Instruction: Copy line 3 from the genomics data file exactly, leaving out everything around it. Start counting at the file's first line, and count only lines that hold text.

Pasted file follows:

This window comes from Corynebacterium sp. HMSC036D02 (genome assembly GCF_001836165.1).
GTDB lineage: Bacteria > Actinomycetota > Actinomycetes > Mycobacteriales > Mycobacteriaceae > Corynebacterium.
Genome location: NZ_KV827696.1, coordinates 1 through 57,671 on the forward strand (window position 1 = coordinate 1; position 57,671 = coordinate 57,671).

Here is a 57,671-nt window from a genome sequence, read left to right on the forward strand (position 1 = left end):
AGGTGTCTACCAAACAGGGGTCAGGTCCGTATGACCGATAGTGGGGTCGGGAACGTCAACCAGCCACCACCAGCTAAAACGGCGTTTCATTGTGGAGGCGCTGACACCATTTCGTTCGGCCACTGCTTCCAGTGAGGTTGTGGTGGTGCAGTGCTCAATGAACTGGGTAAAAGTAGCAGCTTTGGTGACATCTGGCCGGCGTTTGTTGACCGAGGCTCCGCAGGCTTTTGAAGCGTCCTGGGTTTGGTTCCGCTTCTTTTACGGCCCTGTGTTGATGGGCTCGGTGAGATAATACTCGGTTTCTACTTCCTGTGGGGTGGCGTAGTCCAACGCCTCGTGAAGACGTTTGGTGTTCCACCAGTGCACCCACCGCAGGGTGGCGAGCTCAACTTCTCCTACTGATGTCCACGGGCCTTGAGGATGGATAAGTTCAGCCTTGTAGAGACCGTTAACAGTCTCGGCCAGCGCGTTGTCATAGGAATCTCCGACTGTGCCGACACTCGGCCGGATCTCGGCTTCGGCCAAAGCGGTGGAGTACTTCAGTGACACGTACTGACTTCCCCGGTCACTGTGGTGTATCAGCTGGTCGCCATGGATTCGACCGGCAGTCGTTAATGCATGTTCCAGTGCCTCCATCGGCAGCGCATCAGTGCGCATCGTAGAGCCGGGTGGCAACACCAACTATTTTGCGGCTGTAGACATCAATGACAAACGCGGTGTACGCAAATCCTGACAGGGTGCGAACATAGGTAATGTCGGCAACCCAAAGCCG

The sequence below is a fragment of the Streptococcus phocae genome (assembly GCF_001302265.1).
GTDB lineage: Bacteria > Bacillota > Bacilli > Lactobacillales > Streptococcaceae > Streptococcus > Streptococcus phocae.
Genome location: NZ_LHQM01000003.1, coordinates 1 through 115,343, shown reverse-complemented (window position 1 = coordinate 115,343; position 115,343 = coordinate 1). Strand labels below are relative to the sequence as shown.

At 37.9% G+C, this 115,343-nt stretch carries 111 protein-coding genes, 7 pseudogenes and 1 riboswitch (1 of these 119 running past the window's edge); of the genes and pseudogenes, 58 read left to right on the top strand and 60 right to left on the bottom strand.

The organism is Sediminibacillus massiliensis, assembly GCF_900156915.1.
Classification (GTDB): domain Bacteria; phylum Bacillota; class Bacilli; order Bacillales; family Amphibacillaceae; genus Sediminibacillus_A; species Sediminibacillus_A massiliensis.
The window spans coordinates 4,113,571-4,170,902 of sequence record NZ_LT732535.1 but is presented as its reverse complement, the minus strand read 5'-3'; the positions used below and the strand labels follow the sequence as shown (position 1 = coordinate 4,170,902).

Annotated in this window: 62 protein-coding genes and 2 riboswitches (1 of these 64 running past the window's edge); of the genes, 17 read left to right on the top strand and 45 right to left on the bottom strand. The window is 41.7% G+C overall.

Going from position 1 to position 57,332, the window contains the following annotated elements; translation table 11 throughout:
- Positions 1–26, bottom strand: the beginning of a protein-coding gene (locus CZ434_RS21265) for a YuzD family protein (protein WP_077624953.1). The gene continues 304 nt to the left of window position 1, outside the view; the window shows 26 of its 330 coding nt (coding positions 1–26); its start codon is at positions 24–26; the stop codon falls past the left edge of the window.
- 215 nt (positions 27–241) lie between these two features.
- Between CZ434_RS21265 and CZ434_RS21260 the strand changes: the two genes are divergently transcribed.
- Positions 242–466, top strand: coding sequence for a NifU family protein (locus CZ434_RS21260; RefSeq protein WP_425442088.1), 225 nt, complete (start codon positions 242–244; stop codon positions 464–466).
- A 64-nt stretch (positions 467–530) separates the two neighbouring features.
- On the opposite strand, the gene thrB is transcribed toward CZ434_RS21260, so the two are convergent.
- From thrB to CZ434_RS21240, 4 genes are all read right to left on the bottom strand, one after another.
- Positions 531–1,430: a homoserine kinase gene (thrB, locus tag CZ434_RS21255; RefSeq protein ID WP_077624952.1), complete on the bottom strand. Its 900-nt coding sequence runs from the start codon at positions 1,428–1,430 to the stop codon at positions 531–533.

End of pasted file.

Genome location: NZ_KV827696.1, coordinates 1 through 57,671 on the forward strand (window position 1 = coordinate 1; position 57,671 = coordinate 57,671).